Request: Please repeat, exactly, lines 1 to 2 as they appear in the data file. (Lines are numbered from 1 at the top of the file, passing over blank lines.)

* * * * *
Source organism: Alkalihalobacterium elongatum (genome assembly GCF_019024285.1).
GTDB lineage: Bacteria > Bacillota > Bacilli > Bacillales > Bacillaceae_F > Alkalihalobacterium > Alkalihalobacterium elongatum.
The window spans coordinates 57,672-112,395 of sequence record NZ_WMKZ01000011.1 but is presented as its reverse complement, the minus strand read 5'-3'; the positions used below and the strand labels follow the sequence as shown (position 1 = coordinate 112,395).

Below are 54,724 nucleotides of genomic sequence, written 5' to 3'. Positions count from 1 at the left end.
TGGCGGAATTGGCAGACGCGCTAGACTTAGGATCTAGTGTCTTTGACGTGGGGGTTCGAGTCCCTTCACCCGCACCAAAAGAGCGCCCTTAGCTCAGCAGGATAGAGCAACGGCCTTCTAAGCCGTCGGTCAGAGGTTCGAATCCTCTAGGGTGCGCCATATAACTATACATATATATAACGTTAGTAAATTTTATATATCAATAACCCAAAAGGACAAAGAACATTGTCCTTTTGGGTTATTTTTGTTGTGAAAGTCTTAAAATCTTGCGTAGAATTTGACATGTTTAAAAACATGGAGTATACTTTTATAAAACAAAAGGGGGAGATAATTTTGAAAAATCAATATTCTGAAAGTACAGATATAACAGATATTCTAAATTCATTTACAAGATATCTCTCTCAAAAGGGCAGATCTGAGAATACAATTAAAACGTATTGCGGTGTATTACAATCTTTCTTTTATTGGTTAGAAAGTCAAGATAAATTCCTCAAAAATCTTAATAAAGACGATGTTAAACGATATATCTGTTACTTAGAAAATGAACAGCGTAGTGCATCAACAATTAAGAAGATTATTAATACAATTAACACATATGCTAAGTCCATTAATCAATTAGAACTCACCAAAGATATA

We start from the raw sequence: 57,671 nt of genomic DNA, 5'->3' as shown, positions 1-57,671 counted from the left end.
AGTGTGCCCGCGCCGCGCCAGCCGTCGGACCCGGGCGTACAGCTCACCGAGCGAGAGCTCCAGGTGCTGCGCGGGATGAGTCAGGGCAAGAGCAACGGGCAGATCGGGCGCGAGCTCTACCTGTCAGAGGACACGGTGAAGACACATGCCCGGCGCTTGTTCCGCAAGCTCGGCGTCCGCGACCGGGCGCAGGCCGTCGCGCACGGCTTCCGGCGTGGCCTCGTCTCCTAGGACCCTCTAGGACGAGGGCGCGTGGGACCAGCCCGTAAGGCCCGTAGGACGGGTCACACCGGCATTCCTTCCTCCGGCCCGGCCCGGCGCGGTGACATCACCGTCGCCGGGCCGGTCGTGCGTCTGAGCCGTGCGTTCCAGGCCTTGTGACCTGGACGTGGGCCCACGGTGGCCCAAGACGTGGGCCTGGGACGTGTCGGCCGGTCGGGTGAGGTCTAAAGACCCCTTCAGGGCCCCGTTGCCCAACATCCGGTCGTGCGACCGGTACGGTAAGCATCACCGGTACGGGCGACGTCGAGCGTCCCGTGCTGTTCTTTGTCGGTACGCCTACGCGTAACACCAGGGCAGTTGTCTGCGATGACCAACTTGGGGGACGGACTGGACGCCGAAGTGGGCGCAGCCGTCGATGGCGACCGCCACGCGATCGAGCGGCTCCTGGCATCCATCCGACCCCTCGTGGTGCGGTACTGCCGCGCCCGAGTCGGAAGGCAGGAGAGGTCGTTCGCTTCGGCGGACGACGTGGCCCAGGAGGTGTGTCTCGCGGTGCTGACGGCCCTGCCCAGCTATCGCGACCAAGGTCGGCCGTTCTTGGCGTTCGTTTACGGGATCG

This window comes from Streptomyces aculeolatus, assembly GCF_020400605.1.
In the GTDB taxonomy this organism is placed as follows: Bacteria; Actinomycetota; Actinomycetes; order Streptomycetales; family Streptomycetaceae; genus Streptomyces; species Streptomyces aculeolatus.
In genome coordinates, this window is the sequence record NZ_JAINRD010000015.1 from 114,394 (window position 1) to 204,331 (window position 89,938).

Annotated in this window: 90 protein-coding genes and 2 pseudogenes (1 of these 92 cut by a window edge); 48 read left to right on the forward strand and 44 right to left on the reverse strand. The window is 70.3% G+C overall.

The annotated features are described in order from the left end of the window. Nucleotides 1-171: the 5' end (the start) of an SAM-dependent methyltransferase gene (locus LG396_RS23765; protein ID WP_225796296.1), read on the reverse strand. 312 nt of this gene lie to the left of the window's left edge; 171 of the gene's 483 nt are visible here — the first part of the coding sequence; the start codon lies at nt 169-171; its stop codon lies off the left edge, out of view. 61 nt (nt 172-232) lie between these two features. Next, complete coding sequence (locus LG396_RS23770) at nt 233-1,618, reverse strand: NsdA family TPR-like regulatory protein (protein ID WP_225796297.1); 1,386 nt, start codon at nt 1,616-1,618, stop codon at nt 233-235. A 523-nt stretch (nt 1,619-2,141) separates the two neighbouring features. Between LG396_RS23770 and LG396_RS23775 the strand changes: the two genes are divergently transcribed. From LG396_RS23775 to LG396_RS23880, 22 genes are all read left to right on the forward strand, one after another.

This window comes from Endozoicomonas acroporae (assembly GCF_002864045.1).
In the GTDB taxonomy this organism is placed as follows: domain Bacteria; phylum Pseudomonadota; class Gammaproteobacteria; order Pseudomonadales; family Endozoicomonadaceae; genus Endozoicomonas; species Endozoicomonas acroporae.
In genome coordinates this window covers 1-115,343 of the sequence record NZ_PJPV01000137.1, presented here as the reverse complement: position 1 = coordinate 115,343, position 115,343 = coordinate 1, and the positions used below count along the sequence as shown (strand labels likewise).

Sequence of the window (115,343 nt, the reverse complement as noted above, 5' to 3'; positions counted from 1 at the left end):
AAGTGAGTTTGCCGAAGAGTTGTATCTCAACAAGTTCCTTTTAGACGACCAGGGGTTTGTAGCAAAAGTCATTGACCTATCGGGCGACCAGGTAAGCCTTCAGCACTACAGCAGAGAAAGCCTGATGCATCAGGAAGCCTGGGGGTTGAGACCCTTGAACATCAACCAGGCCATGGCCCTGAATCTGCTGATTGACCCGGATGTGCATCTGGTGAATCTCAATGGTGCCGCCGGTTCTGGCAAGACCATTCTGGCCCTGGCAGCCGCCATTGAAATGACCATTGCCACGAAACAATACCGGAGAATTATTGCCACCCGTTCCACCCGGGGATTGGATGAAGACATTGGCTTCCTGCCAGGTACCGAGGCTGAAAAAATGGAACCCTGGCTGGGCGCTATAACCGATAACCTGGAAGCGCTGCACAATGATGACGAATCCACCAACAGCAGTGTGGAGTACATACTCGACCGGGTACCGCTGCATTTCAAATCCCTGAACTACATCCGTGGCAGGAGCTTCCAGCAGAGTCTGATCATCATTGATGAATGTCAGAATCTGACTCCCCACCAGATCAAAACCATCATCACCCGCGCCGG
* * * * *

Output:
Source organism: Alkalihalobacterium elongatum (genome assembly GCF_019024285.1).
GTDB lineage: Bacteria > Bacillota > Bacilli > Bacillales > Bacillaceae_F > Alkalihalobacterium > Alkalihalobacterium elongatum.